“water_boiling_heat” uses a base cost of 100kJ. This is the hypothetical maximum efficiency to boil 0.25 liters of water for about a minute assuming the water was previously at basement temperature (~45 F). These costs are based on that figure, and the total efficiencies are slightly different then that of surface_heat. It’s still about 80% for induction (125u battery, 1:1 kJ:battery), and for regular electric 50% (200u battery, 1:1 kJ:battery), for a microwave, 40% (250u battery, 1:1 kJ:battery), 25% for most combustible fuels - gasoline (12u fuel 34:1 kJ:fuel), kerosene (12u fuel 34:1 kJ:fuel), propane (16u fuel 25:1 kJ:fuel), acetlyne (8u fuel 50:1 kJ:fuel), ethanol (20u fuel, 25:1 kJ:fuel), 20% for hexamine (13u fuel 40:1 kJ:fuel), 10% for charcoal (30u fuel 32:1 kJ:fuel)

To apply “water_boiling_heat” apply 1u of water_boiling_heat for each 0.25 liter of water being boiled, then additionally add an extra water_boiling_heat for each 15 minutes it boils on top of the heat to bring it up to boil. The clean water recipe is 1 unit of this. To boil an one liter of water for an hour you would expect about 20u total (4x0.25L + 4 extra charges per each 0.25L). Add one more water_boiling_heat for each 0.25L of non-water foodstuff added to the recipe regardless of how long the boil time will be - to boil 0.5 liters of eggs for an hour using the above 4 hours of water it would be 22u water_boiling_heat. (In practice it doesn’t actually take that long to boil an egg and it doesn’t take that much water so it will be much lower, this is just an example!)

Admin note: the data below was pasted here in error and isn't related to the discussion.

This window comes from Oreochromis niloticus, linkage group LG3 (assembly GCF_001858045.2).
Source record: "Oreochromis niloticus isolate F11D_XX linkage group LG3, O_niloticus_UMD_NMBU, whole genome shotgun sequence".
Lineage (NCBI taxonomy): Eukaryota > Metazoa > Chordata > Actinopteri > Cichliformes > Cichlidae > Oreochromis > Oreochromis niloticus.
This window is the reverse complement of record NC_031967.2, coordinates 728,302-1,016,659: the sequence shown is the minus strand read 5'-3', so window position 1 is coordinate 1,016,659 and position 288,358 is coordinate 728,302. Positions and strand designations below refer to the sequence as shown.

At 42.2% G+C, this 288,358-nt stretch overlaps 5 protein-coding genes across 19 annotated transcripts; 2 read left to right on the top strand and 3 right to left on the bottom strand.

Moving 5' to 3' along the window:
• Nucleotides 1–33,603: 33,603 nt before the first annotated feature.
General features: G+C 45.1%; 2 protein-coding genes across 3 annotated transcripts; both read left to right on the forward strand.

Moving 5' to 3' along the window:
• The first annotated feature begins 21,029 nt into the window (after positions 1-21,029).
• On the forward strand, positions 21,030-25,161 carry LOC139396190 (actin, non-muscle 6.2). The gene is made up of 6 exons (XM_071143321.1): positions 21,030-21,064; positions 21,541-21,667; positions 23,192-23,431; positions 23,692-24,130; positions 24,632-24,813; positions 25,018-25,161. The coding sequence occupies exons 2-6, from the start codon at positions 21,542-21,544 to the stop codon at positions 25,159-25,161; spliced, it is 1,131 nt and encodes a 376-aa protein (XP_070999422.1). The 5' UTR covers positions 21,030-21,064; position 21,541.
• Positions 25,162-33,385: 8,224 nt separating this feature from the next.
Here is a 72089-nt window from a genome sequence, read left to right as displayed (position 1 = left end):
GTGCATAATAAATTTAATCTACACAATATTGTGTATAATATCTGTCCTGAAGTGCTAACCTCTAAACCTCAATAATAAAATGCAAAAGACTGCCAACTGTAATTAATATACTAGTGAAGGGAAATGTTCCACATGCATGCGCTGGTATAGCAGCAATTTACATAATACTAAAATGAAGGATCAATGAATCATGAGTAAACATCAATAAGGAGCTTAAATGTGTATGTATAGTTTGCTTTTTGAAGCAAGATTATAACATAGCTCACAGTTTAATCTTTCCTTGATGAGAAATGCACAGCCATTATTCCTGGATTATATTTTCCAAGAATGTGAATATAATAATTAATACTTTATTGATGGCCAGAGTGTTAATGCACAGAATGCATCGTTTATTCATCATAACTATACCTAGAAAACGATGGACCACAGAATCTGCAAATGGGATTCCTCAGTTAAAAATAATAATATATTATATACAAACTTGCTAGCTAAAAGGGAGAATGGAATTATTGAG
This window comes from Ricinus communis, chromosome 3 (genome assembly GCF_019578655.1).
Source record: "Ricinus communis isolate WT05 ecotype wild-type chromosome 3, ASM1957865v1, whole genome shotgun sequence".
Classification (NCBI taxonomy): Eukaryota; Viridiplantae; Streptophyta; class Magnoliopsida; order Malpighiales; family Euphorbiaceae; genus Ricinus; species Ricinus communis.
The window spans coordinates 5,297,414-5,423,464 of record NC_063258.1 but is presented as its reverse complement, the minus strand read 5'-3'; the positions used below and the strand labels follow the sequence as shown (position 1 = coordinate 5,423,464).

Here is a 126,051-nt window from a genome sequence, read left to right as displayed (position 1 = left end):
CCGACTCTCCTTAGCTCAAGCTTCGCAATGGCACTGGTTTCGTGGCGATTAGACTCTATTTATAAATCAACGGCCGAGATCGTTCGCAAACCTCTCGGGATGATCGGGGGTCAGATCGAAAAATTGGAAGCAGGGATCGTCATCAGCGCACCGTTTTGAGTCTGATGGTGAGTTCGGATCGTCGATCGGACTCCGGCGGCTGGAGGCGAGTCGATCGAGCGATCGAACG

Canning recipes use “water_boiling_heat” in multiples. It is split into water bath and pressure canning methods - water bath uses 10u of water_boiling_heat for a 0.5 liter jar or 60u for a 3 liter jar. Pressure canning is 50% higher and requires appropriate equipment.

“dehydrating_heat” is measured in 10 grams of material each, and takes 66 kJ of battery or 12u of coal/charcoal. Smoking food is similar to this, but uses half as much charcoal (about 4:5 charcoal:food by weight)